Self-disciplined lives tend to be pretty dull, which means there may not be so much to write about.  I reckon the descriptions of Lagos and Nigeria in general will hardly vary and I’m not going to spend three years writing about chaos.  The Russian chaos was humourous, in a dark sort of way.  Here it is anything but.  I’m lucky that so far the people seem to be all right, and hopefully my opinion will stay that way, but even if it doesn’t I’m not going to be writing negative stuff about Nigerians very often.  I don’t want this blog to turn into one big complaint, especially if it’s stuff which is obvious and merely repeated over and over.  So I don’t know how much writing I’ll do, although I intend to keep writing about the Russian oil and gas business and the idiocy which characterises much of oil and gas recruitment.  But if I find there is not much to write about I might start a few creative writing projects I’ve got in mind, and post the results on here from time to time.

And that’s the beauty of writing a blog, you can make it into whatever you like.  And, maybe, it might just keep me sane.  Do keep reading.

This entry was posted in Nigeria. Bookmark the permalink.

8 Responses to A Month in Lagos, and a Look to the Future

  1. Tatyana says:

    You have an iron will, Tim. I gotta do something similar with my daily schedule, most importantly – do not spend so much time surfing the net.
    Aside: number “36″ and your anxiety about it elicited a minute-long sardonic laughing; you’ll understand it in about 15 years…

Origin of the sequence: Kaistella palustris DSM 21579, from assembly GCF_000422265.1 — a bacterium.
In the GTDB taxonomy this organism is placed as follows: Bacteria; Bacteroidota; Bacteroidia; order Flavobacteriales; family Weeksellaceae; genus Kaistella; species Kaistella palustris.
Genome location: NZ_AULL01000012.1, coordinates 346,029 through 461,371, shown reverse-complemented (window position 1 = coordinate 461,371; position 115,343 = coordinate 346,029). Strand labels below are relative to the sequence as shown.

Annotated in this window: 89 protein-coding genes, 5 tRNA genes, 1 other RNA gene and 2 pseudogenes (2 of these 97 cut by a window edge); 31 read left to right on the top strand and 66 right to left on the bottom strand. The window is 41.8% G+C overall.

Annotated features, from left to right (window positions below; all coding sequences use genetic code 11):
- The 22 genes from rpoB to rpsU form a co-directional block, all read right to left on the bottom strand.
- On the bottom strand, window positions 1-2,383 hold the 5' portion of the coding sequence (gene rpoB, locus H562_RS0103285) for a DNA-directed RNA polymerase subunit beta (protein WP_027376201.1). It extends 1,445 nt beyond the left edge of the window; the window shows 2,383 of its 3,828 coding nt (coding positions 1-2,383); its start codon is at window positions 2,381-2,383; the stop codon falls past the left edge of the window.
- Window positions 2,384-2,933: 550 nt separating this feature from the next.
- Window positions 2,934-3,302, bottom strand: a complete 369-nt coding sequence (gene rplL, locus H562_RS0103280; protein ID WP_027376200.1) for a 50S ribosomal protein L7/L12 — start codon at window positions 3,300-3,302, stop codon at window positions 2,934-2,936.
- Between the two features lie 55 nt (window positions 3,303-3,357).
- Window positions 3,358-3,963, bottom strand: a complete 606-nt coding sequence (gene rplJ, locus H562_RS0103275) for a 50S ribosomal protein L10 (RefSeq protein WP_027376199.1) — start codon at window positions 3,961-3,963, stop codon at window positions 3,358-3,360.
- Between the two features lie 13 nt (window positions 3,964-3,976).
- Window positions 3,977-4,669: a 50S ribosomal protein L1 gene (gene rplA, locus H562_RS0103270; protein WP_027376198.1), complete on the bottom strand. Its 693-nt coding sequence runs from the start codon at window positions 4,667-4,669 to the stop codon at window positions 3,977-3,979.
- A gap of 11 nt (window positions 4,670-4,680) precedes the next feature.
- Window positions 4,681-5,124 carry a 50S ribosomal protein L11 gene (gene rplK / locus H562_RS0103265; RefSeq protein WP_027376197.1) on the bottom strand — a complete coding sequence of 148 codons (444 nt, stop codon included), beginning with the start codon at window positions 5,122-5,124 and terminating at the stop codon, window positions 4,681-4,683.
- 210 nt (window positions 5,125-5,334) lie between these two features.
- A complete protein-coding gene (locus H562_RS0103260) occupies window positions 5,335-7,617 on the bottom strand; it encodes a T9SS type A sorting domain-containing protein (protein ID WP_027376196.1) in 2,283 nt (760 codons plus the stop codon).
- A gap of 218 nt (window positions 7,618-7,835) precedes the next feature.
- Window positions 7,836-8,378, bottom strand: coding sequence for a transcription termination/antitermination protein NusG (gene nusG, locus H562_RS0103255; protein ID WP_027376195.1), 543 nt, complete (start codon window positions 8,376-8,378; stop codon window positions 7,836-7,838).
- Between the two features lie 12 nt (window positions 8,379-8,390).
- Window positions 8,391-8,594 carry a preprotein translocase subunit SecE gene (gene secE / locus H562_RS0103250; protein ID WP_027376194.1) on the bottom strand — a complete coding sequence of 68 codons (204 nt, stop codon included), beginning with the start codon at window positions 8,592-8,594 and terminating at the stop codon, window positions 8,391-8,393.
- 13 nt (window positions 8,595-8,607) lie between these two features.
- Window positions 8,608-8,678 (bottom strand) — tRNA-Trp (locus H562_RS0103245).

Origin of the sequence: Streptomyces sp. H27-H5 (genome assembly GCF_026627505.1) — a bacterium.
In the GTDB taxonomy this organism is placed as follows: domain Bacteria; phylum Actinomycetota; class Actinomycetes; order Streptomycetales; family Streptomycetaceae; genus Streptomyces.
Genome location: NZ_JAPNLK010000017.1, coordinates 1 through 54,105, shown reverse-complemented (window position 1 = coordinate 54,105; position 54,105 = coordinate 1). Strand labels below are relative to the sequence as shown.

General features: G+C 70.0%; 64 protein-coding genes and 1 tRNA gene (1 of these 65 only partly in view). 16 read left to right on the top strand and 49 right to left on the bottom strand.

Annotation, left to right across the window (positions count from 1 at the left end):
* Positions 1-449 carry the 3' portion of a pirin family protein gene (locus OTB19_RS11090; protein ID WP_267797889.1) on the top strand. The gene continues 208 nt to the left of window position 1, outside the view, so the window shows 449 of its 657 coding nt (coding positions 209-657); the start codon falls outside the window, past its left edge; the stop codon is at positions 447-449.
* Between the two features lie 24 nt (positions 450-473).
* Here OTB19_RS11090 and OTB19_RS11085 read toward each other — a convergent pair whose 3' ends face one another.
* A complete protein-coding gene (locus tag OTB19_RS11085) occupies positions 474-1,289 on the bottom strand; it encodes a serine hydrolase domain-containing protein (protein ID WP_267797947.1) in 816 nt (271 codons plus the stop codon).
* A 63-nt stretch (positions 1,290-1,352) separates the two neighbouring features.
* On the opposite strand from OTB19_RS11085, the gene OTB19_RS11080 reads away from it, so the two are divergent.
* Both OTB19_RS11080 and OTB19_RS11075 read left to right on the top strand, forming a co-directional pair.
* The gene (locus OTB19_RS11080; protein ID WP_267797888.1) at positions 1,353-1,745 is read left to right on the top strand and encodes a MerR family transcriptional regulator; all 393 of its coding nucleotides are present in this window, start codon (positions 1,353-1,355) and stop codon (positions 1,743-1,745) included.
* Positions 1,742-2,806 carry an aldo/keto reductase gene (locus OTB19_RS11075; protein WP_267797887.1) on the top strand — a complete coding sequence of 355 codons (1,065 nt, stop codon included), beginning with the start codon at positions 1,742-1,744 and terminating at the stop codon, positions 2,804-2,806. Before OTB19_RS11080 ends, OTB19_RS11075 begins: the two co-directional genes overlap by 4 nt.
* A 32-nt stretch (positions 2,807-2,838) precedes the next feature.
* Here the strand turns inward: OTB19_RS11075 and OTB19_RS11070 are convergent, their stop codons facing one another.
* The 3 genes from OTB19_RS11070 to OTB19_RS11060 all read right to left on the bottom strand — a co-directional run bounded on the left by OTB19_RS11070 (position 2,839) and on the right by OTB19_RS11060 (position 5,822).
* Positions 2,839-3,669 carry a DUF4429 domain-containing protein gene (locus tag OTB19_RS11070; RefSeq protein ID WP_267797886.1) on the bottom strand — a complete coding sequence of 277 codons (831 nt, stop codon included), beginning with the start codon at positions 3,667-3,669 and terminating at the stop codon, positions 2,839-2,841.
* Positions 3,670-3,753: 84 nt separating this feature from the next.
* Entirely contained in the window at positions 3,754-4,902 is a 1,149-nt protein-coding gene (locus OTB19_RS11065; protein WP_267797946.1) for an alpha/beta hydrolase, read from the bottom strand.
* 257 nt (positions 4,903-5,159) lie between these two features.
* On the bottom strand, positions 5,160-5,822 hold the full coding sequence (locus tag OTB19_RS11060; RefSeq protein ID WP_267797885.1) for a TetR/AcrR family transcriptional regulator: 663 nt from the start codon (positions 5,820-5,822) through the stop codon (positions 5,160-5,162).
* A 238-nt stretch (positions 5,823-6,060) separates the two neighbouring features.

Wish you the best of luck and will definitely read on.

  2. Tim Worstall says:

    Mento banjo in Lagos.

    Go for it!

  3. Hilarious, even though not sure you meant some of it that way. Sounds like you will survive.

    Get to the beach, great fun!!

  4. Tim Newman says:


    Everything is relative. :)


    That was the most sombre, serious post I’ve ever written. Glad you found it hilarious! :)


    Ah’m gonna getcha, boy!

  5. john b says:

    Great post. Reminds me of my month in Lagos – although I always knew I was going home at the end of the month, so there was a bit more scope to laugh at everything and a bit less “what the hell, I’m here for four years?” to it all.

  6. Captain Fatty says:

    We lived in Kaduna in the north for four years in the 70′s and loved every minute of it. No violence, a much better climate with power cuts only in the rainy season. I know now that if only I had learned to play the banjo then my experience would have been complete.

    Sai an jima,

  7. The Man Without Fear says:

    Good luck, Tim!

  8. Pingback: White Sun of the Desert » Routine Life

Comments are closed.